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Imagine developing new anticancer therapies or tackling Parkinson’s disease? Or discovering Earth-like worlds in outer space? Can research develop batteries that make our mobile devices last longer? This is the type of cutting-edge research that the EU is promoting through the European Research Council (ERC), set up ten years ago. Some 7,000 top researchers have been supported in Europe to expand the frontiers of our knowledge and draw us nearer to the solutions. Many already led to breakthroughs
The ERC, established by the EU to support excellent researchers in Europe, has backed scores of them, including six who later received Nobel Prizes. ERC grants also created career opportunities for some 50,000 research staff, resulted in numerous scientific breakthroughs and led to over 800 patent applications that lay the foundations for growth and jobs, and the improvement of people's daily lives.
For example, Deniz Kirik at Lund University in Sweden developed a promising gene therapy for Parkinson's disease. Valeria Nicolosi at Trinity College Dublin in Ireland created batteries that last even 5,000 times longer, using two-dimensional materials. And astronomer Michaël Gillon at the University of Liège, Belgium, discovered potentially inhabitable planets orbiting another star that recently made news worldwide. The ERC believed in their ideas and encouraged them to follow their scientific curiosity; there are countless other examples that help putting Europe on the map.
On the occasion of the tenth anniversary of the ERC, Commissioner for Research, Science and Innovation Carlos Moedas said: "When the European Union acts boldly, wonderful things happen. The European Research Council, part of the EU's Horizon 2020 programme, is proof of it. In its first ten years, the ERC has funded almost 7,000 research champions across Europe to pursue their best ideas. Beyond the academia, innumerable people are already benefitting from the positive impact of the ERC and its funded discoveries."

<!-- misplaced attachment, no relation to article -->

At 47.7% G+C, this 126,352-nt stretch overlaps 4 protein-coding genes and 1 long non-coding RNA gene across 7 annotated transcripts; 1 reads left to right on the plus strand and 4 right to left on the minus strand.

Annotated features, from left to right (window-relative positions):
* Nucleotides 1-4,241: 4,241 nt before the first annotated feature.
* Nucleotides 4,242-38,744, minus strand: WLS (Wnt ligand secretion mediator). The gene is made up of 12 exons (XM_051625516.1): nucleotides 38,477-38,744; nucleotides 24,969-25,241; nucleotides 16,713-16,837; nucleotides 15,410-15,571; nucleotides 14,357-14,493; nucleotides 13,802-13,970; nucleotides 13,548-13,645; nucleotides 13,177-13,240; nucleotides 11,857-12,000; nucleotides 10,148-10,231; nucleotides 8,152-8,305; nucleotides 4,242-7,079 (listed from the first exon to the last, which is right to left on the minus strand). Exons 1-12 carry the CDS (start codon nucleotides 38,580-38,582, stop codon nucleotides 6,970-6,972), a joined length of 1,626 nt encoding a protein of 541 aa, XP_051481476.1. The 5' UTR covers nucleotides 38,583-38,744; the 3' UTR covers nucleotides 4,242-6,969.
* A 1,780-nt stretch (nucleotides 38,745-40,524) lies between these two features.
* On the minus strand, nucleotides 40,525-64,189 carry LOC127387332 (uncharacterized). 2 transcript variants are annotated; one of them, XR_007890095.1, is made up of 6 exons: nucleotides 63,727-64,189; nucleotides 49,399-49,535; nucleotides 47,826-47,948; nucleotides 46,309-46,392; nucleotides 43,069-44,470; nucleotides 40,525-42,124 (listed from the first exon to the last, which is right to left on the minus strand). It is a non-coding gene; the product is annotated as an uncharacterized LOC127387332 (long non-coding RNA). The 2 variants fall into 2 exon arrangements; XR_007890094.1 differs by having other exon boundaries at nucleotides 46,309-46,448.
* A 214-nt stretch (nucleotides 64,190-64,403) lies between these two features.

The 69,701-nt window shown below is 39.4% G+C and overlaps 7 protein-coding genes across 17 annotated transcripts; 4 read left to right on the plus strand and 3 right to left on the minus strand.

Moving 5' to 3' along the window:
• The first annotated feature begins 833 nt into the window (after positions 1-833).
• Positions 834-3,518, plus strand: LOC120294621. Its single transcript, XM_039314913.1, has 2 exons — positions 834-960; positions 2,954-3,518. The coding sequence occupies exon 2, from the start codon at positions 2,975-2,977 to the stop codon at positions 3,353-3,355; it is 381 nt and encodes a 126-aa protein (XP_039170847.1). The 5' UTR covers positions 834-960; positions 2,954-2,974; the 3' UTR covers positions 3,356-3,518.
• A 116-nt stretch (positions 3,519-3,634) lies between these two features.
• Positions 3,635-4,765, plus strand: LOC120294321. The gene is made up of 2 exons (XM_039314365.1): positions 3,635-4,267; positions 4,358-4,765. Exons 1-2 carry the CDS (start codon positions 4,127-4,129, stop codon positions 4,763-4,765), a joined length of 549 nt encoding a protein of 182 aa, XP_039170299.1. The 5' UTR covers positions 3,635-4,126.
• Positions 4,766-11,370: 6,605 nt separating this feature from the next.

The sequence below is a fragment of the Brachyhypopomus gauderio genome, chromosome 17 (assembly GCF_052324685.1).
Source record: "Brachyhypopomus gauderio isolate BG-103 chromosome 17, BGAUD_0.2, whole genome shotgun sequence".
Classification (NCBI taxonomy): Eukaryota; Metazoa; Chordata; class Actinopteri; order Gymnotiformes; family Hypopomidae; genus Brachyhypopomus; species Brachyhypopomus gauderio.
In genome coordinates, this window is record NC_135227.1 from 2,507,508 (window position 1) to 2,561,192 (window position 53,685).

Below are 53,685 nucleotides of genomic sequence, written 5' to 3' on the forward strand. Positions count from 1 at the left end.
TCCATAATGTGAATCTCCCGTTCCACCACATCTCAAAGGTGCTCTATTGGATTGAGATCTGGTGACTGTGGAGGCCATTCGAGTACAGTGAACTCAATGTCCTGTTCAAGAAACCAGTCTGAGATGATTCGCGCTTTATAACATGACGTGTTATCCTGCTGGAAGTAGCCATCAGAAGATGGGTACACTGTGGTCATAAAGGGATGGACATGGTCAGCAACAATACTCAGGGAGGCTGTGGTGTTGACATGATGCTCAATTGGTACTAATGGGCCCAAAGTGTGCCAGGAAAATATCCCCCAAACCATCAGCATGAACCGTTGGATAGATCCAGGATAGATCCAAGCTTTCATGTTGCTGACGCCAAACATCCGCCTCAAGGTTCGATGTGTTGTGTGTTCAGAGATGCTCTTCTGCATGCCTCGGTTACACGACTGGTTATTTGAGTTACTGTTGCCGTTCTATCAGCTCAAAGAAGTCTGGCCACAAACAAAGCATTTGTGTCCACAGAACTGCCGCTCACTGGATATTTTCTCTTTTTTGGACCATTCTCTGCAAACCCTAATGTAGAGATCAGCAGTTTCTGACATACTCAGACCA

The President of the ERC, Professor Jean-Pierre Bourguignon, said: "For the past ten years the European Research Council has supported high-quality research projects proposed by ambitious scientists. Their endeavours have a positive impact on thousands across Europe. ERC grants led to many scientific breakthroughs, such as the recent discovery of potentially inhabitable planets beyond the solar system. There is ample proof that the ERC is fulfilling the mission it was given to make Europe the place to be for the world's best brains."
To mark the tenth anniversary, research institutions and national authorities in Europe will hold various events during the "ERC Week" from 13 to 19 March 2017. Celebrations will also take place throughout 2017 and around the world, in the USA, India, Japan and other countries.
Among more than 100 events, there will be citizens’ science experiments at the Tate Gallery in London, a 'citizens' dialogue' session with Commissioner Carlos Moedas and Nobel laureate and ERC grantee Jean-Marie Lehn in Strasbourg, an exhibition at the Madrid Science and Technology Museum, and an ERC celebration with European Parliament President Antonio Tajani in conjunction with the 60th anniversary of the Treaty of Rome that established the European Communities. The ERC Week will conclude with a scientific conference and celebration in Brussels on 21 March.
The ERC is a flagship component of Horizon 2020, the EU’s programme for research and innovation. It was set up by the EU in 2007 to fund excellent scientists and their most creative ideas. It supports cutting-edge 'blue sky' research in all fields, and helps Europe keep and attract the best researchers of any nationality.
Facts and figures
Key achievements after 10 years